Sustaining dietary changes for preventing obesity and diabetes: lessons learned from the successes of other epidemic control programs

Authors


Boyd Swinburn, School of Health Sciences, Deakin University, 221 Burwood Highway, Melbourne, Vic 3125, Australia.
Tel: +61 3 9251 7096; Fax: +61 3 9244 6017
Email: swinburn@deakin.edu.au

Abstract

A degree of success has been achieved in controlling several epidemics of infectious and non-infectious causes of death in countries, such as, Australia and New Zealand. Using the epidemiological triad (host, vector, environment) as a model, the key components of the control of these epidemics have been identified and compared to the current status of interventions to prevent obesity and its main disease consequence, type 2 diabetes. Reductions in mortality from tobacco, cardiovascular diseases, road crashes, cervical cancer and sudden infant death syndrome have been achieved by addressing all corners of the triad. Similarly, prevention programs have minimized the mortality from HIV AIDS and melanoma mortality rates are no longer rising. The main lessons learned from these prevention programs that could be applied to the obesity/diabetes epidemic are: taking a more comprehensive approach by increasing the environmental (mainly policy-based) initiatives; increasing the ‘dose’ of interventions through greater investment in programs; exploring opportunities to further influence the energy density of manufactured foods (one of the main vectors for increased energy intake); developing and communicating specific, action messages; and developing a stronger advocacy voice so that there is greater professional, public and political support for action. Successes in the other epidemics have been achieved in the face of substantial barriers within individuals, society, the private sector and government. The barriers for preventing obesity/diabetes are no less formidable, but the strategies for surmounting them have been well tested in other epidemics.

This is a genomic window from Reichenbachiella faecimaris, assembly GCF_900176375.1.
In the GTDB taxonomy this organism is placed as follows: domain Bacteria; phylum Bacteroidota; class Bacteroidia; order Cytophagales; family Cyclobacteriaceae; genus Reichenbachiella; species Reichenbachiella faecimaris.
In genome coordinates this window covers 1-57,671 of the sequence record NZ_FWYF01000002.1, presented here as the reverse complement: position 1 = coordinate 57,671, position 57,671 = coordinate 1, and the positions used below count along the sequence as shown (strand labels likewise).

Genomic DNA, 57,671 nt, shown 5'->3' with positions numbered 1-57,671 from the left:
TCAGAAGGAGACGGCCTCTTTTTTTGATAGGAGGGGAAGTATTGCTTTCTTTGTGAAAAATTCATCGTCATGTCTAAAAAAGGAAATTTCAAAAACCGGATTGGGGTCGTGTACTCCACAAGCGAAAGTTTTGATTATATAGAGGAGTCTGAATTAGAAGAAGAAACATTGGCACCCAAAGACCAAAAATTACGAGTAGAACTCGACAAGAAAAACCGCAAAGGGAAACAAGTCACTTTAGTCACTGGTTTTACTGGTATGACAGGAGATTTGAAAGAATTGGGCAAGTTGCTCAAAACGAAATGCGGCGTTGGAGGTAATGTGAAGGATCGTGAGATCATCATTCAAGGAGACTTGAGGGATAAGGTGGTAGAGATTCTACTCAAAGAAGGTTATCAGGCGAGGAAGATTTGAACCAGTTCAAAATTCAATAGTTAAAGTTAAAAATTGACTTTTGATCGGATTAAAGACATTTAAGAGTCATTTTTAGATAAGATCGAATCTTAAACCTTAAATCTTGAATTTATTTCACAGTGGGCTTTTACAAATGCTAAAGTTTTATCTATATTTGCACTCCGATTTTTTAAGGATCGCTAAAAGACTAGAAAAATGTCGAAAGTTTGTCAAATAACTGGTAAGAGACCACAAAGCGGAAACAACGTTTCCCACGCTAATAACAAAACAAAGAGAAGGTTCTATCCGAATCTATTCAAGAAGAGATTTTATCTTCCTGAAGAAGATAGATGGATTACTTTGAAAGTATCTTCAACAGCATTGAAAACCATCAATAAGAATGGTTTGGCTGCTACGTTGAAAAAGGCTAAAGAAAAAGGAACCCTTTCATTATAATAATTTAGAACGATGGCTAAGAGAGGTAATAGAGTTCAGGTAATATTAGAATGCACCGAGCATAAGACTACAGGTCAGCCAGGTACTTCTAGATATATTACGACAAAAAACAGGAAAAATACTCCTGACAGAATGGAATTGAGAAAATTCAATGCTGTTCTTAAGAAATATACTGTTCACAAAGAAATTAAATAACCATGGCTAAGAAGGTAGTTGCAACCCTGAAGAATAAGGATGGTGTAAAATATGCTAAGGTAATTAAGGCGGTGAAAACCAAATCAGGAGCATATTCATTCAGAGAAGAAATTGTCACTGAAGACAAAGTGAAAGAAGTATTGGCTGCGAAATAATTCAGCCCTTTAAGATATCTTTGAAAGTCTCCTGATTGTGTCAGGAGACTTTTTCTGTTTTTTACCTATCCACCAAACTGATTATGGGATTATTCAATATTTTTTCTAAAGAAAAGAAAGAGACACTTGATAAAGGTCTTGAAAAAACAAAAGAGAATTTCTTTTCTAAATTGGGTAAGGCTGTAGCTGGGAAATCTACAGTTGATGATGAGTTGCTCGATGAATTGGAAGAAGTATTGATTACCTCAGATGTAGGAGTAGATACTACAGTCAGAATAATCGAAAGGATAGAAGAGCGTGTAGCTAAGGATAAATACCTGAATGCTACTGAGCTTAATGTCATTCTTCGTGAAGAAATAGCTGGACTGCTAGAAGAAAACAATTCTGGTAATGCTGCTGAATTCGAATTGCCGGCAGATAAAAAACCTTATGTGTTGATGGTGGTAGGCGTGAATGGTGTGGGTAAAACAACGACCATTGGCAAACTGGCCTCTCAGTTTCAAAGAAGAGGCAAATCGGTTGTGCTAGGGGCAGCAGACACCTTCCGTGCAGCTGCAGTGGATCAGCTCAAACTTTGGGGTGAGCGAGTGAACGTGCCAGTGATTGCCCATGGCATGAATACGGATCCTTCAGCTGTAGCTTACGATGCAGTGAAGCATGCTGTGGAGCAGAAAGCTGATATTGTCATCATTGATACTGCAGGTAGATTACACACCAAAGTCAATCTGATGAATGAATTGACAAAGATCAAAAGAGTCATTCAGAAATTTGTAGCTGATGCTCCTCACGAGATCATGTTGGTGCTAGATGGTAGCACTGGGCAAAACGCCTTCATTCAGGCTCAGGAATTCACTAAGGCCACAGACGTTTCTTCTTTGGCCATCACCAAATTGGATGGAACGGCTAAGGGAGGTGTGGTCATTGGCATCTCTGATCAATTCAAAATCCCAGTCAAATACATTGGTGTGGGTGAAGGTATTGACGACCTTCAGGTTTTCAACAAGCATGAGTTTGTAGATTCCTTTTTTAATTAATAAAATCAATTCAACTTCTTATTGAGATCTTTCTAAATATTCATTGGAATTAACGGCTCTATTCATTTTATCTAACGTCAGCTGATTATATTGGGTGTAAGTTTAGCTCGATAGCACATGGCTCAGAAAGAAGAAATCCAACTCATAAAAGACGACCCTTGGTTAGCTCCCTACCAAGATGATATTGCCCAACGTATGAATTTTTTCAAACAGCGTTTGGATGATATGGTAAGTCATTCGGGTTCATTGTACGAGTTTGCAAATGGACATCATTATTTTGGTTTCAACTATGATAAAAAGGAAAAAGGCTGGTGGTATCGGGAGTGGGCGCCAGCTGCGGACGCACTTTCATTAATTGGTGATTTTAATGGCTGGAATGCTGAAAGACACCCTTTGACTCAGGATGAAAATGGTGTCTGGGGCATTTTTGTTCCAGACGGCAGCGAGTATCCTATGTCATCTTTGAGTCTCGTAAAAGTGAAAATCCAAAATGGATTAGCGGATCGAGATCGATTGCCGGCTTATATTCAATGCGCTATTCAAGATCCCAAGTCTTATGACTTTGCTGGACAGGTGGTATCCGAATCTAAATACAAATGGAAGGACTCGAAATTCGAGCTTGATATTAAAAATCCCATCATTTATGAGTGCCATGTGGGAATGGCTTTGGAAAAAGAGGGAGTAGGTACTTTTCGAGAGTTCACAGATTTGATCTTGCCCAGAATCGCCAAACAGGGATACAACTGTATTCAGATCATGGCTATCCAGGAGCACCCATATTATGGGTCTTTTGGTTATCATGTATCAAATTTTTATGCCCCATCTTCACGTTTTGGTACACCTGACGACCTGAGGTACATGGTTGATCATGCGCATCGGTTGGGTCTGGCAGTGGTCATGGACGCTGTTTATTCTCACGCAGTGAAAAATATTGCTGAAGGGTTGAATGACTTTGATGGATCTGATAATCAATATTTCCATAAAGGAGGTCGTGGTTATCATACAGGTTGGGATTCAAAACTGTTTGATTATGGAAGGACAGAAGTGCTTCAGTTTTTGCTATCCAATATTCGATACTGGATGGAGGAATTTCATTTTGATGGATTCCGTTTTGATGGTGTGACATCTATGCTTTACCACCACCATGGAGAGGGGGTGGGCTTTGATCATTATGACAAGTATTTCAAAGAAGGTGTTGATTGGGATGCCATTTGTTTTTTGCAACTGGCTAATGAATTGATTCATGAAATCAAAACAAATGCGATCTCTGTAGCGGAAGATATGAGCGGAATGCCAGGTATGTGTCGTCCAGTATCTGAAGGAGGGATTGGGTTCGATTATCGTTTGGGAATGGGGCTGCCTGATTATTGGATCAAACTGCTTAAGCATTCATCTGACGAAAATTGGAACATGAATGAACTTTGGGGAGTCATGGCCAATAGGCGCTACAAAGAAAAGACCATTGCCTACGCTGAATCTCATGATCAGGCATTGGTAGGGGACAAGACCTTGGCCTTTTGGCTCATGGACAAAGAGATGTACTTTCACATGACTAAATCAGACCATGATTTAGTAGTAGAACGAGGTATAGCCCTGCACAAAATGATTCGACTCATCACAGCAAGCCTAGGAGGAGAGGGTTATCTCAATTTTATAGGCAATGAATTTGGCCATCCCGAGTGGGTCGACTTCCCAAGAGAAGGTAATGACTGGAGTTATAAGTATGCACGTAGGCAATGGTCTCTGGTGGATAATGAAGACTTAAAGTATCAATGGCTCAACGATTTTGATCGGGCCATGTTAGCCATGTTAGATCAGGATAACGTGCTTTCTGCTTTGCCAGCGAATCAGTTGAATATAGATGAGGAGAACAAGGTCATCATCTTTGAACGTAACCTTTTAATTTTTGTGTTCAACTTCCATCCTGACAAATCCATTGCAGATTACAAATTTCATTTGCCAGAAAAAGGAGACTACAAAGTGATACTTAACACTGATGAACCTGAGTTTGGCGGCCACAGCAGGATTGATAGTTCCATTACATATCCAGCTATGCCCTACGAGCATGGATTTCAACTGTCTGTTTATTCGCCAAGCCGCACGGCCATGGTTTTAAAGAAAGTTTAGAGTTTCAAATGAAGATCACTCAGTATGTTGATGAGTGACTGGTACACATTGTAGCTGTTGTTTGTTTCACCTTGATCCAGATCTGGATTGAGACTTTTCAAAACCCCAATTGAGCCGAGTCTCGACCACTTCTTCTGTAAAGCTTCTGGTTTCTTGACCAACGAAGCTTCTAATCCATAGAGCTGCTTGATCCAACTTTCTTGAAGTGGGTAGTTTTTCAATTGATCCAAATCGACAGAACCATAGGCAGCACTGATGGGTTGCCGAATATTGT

Ancillary